Generally speaking, the American judicial system is predicated on the idea that a defendant in a criminal case should only be judged solely on the allegations that are being considered by the jury, not on character or past actions. Due to this, prosecutors are normally not permitted to use proof of your “previous bad deeds” or poor character to prove that you must have committed this crime.
However, there are several significant exceptions to this norm, particularly in cases of elder abuse, domestic violence, and sexual assault. Read on to learn more and then contact Chambers Law Firm at 714-760-4088 to request a legal consutlation.
Situations in which a prosecutor might be able to present evidence of prior bad acts
If you are accused of an elder abuse crime, a prosecutor may provide evidence that you committed an elder abuse felony during the previous ten years under Evidence Code 1109. If the alleged crime occurred more than ten years ago, the prosecution can only present the evidence if the court holds a hearing and determines that doing so would be in the interests of justice.
Consider the scenario when you are accused of physically abusing your mother. The judge may decide that it is in the best interests of justice to let the prosecution present the evidence if you were accused and found guilty of physically abusing your father in the same manner 11 years ago.
However, the judge may decide that if you were previously found guilty of arguing with an older boyfriend 15 years prior that this “prior bad act” does not demonstrate that you were more likely to be guilty of physically abusing your mother and that it is therefore not in the interest of justice to introduce this evidence.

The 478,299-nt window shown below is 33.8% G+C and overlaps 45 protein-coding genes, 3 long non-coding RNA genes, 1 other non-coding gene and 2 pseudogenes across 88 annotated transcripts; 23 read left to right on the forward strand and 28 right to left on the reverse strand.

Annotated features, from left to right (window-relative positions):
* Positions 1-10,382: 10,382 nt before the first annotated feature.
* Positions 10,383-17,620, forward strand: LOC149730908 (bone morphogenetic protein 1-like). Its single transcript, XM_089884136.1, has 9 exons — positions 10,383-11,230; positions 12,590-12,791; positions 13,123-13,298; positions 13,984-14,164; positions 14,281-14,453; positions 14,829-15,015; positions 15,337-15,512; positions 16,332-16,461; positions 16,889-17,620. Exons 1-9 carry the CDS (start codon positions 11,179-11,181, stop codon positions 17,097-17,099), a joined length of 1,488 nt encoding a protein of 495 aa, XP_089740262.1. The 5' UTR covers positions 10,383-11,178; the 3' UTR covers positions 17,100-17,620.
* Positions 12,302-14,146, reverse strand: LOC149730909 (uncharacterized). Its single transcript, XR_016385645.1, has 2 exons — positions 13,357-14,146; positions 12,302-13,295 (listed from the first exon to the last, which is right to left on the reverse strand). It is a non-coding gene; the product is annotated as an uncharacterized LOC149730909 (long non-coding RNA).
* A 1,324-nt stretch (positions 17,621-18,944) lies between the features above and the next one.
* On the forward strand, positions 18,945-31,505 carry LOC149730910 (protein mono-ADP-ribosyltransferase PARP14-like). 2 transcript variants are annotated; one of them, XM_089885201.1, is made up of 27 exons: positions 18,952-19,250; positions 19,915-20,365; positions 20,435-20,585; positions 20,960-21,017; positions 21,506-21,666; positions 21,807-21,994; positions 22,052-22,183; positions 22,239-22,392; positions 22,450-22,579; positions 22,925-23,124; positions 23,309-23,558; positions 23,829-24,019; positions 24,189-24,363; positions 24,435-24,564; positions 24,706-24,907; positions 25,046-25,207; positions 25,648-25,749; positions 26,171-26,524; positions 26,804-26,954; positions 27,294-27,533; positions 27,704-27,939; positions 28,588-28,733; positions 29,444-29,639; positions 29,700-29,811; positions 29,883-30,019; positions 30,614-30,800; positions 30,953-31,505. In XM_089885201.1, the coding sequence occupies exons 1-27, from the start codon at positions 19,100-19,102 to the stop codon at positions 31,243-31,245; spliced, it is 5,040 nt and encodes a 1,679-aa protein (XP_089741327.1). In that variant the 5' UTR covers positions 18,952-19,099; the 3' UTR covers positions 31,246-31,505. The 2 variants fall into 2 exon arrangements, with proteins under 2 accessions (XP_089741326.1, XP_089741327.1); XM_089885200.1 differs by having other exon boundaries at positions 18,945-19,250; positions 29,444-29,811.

Why can prior bad acts be brought up in some cases but not others?
It seems unjust that some types of earlier bad conduct are acceptable while evidence of the majority of them is not. The California Legislature has decided that these types of offenses (sexual assault, domestic violence, elder abuse, and child abuse) are different and the victims deserve a higher level of protection. Due to the fact that these crimes are distinct from other sorts of crimes, it is simpler for a prosecutor to present evidence of them in court.
Because the rules of evidence are complicated, it can be challenging to predict what will be used as evidence in your case. The difference between a favorable and unfavorable outcome in your case can be made by hiring an expert elder abuse lawyer. Call or e-mail Chambers Law Firm at 714-760-4088 right now. We shall make a strong effort to clear your name of all allegations of elder abuse.